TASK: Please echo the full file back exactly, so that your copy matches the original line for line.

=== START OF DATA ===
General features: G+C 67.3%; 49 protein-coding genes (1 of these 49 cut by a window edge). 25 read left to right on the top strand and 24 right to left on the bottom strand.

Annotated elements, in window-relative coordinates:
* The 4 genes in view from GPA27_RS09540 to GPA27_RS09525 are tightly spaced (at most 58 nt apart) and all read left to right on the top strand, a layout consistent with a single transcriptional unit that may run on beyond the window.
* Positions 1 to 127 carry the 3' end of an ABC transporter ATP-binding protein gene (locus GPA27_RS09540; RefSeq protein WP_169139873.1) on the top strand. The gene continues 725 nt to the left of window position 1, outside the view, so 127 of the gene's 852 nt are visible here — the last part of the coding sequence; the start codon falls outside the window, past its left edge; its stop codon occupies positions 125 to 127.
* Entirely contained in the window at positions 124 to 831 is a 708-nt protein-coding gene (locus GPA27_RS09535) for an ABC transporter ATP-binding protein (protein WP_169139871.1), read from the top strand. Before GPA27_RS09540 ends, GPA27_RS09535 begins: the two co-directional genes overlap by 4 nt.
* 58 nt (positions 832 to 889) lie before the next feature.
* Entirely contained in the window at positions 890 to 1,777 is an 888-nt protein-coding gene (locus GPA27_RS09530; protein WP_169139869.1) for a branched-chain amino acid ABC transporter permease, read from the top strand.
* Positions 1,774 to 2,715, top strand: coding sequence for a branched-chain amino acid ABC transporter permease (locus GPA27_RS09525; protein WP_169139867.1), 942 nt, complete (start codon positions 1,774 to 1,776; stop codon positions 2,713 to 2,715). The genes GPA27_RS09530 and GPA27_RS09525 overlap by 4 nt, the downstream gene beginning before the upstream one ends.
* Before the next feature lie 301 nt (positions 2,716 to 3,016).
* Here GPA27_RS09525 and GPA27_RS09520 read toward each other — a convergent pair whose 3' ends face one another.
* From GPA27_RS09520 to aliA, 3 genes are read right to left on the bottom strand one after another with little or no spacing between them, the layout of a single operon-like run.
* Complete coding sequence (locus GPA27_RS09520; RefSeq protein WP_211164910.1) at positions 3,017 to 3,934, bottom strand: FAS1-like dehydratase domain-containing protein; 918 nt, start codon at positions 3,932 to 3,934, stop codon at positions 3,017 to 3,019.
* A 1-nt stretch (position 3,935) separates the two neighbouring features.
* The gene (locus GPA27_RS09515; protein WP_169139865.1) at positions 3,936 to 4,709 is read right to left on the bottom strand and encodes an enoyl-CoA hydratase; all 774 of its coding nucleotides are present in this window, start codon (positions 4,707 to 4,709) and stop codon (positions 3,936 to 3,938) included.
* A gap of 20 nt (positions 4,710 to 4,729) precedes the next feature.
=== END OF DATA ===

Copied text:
General features: G+C 67.3%; 49 protein-coding genes (1 of these 49 cut by a window edge). 25 read left to right on the top strand and 24 right to left on the bottom strand.

Annotated elements, in window-relative coordinates:
* The 4 genes in view from GPA27_RS09540 to GPA27_RS09525 are tightly spaced (at most 58 nt apart) and all read left to right on the top strand, a layout consistent with a single transcriptional unit that may run on beyond the window.
* Positions 1 to 127 carry the 3' end of an ABC transporter ATP-binding protein gene (locus GPA27_RS09540; RefSeq protein WP_169139873.1) on the top strand. The gene continues 725 nt to the left of window position 1, outside the view, so 127 of the gene's 852 nt are visible here — the last part of the coding sequence; the start codon falls outside the window, past its left edge; its stop codon occupies positions 125 to 127.
* Entirely contained in the window at positions 124 to 831 is a 708-nt protein-coding gene (locus GPA27_RS09535) for an ABC transporter ATP-binding protein (protein WP_169139871.1), read from the top strand. Before GPA27_RS09540 ends, GPA27_RS09535 begins: the two co-directional genes overlap by 4 nt.
* 58 nt (positions 832 to 889) lie before the next feature.
* Entirely contained in the window at positions 890 to 1,777 is an 888-nt protein-coding gene (locus GPA27_RS09530; protein WP_169139869.1) for a branched-chain amino acid ABC transporter permease, read from the top strand.
* Positions 1,774 to 2,715, top strand: coding sequence for a branched-chain amino acid ABC transporter permease (locus GPA27_RS09525; protein WP_169139867.1), 942 nt, complete (start codon positions 1,774 to 1,776; stop codon positions 2,713 to 2,715). The genes GPA27_RS09530 and GPA27_RS09525 overlap by 4 nt, the downstream gene beginning before the upstream one ends.
* Before the next feature lie 301 nt (positions 2,716 to 3,016).
* Here GPA27_RS09525 and GPA27_RS09520 read toward each other — a convergent pair whose 3' ends face one another.
* From GPA27_RS09520 to aliA, 3 genes are read right to left on the bottom strand one after another with little or no spacing between them, the layout of a single operon-like run.
* Complete coding sequence (locus GPA27_RS09520; RefSeq protein WP_211164910.1) at positions 3,017 to 3,934, bottom strand: FAS1-like dehydratase domain-containing protein; 918 nt, start codon at positions 3,932 to 3,934, stop codon at positions 3,017 to 3,019.
* A 1-nt stretch (position 3,935) separates the two neighbouring features.
* The gene (locus GPA27_RS09515; protein WP_169139865.1) at positions 3,936 to 4,709 is read right to left on the bottom strand and encodes an enoyl-CoA hydratase; all 774 of its coding nucleotides are present in this window, start codon (positions 4,707 to 4,709) and stop codon (positions 3,936 to 3,938) included.
* A gap of 20 nt (positions 4,710 to 4,729) precedes the next feature.